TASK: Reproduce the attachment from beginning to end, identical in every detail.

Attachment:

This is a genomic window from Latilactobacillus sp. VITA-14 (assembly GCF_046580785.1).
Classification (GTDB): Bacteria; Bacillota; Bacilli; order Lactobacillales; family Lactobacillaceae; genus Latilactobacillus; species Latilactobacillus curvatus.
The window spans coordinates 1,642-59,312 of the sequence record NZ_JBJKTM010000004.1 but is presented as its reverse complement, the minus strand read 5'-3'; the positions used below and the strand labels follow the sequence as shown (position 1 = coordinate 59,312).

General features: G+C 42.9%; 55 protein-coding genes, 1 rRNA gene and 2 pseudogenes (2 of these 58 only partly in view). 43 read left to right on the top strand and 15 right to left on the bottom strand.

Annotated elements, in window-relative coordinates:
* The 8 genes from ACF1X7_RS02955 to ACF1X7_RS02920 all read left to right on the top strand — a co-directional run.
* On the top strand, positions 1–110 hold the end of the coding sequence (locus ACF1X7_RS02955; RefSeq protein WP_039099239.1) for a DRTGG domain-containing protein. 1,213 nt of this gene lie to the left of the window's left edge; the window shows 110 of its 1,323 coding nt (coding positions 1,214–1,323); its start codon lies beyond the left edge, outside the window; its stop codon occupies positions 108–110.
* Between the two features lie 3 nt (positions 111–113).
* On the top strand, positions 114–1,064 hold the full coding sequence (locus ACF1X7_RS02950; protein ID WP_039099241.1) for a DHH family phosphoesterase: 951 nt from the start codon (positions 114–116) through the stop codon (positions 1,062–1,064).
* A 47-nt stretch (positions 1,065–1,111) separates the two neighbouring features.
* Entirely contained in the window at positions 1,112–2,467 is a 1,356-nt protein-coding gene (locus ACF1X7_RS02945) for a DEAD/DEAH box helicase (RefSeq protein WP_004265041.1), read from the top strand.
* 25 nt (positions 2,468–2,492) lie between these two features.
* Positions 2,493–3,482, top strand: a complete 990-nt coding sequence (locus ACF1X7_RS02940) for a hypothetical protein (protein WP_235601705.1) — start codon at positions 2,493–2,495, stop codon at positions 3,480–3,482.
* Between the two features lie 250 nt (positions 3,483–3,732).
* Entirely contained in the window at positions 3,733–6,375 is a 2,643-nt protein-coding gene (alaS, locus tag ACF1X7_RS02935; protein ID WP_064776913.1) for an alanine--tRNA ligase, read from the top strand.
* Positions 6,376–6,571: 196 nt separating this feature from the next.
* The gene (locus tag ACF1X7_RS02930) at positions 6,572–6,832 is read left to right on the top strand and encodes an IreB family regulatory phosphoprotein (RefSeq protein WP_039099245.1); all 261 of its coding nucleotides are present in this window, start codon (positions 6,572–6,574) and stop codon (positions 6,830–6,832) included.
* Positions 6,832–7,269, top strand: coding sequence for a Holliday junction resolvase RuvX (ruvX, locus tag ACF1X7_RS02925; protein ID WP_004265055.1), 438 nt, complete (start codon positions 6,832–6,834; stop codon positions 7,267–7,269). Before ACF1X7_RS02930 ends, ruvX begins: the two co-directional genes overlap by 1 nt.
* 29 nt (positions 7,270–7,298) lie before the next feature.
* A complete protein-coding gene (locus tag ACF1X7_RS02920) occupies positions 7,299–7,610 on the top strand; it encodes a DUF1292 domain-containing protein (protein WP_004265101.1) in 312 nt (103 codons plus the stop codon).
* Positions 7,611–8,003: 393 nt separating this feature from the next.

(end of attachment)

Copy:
This is a genomic window from Latilactobacillus sp. VITA-14 (assembly GCF_046580785.1).
Classification (GTDB): Bacteria; Bacillota; Bacilli; order Lactobacillales; family Lactobacillaceae; genus Latilactobacillus; species Latilactobacillus curvatus.
The window spans coordinates 1,642-59,312 of the sequence record NZ_JBJKTM010000004.1 but is presented as its reverse complement, the minus strand read 5'-3'; the positions used below and the strand labels follow the sequence as shown (position 1 = coordinate 59,312).

General features: G+C 42.9%; 55 protein-coding genes, 1 rRNA gene and 2 pseudogenes (2 of these 58 only partly in view). 43 read left to right on the top strand and 15 right to left on the bottom strand.

Annotated elements, in window-relative coordinates:
* The 8 genes from ACF1X7_RS02955 to ACF1X7_RS02920 all read left to right on the top strand — a co-directional run.
* On the top strand, positions 1–110 hold the end of the coding sequence (locus ACF1X7_RS02955; RefSeq protein WP_039099239.1) for a DRTGG domain-containing protein. 1,213 nt of this gene lie to the left of the window's left edge; the window shows 110 of its 1,323 coding nt (coding positions 1,214–1,323); its start codon lies beyond the left edge, outside the window; its stop codon occupies positions 108–110.
* Between the two features lie 3 nt (positions 111–113).
* On the top strand, positions 114–1,064 hold the full coding sequence (locus ACF1X7_RS02950; protein ID WP_039099241.1) for a DHH family phosphoesterase: 951 nt from the start codon (positions 114–116) through the stop codon (positions 1,062–1,064).
* A 47-nt stretch (positions 1,065–1,111) separates the two neighbouring features.
* Entirely contained in the window at positions 1,112–2,467 is a 1,356-nt protein-coding gene (locus ACF1X7_RS02945) for a DEAD/DEAH box helicase (RefSeq protein WP_004265041.1), read from the top strand.
* 25 nt (positions 2,468–2,492) lie between these two features.
* Positions 2,493–3,482, top strand: a complete 990-nt coding sequence (locus ACF1X7_RS02940) for a hypothetical protein (protein WP_235601705.1) — start codon at positions 2,493–2,495, stop codon at positions 3,480–3,482.
* Between the two features lie 250 nt (positions 3,483–3,732).
* Entirely contained in the window at positions 3,733–6,375 is a 2,643-nt protein-coding gene (alaS, locus tag ACF1X7_RS02935; protein ID WP_064776913.1) for an alanine--tRNA ligase, read from the top strand.
* Positions 6,376–6,571: 196 nt separating this feature from the next.
* The gene (locus tag ACF1X7_RS02930) at positions 6,572–6,832 is read left to right on the top strand and encodes an IreB family regulatory phosphoprotein (RefSeq protein WP_039099245.1); all 261 of its coding nucleotides are present in this window, start codon (positions 6,572–6,574) and stop codon (positions 6,830–6,832) included.
* Positions 6,832–7,269, top strand: coding sequence for a Holliday junction resolvase RuvX (ruvX, locus tag ACF1X7_RS02925; protein ID WP_004265055.1), 438 nt, complete (start codon positions 6,832–6,834; stop codon positions 7,267–7,269). Before ACF1X7_RS02930 ends, ruvX begins: the two co-directional genes overlap by 1 nt.
* 29 nt (positions 7,270–7,298) lie before the next feature.
* A complete protein-coding gene (locus tag ACF1X7_RS02920) occupies positions 7,299–7,610 on the top strand; it encodes a DUF1292 domain-containing protein (protein WP_004265101.1) in 312 nt (103 codons plus the stop codon).
* Positions 7,611–8,003: 393 nt separating this feature from the next.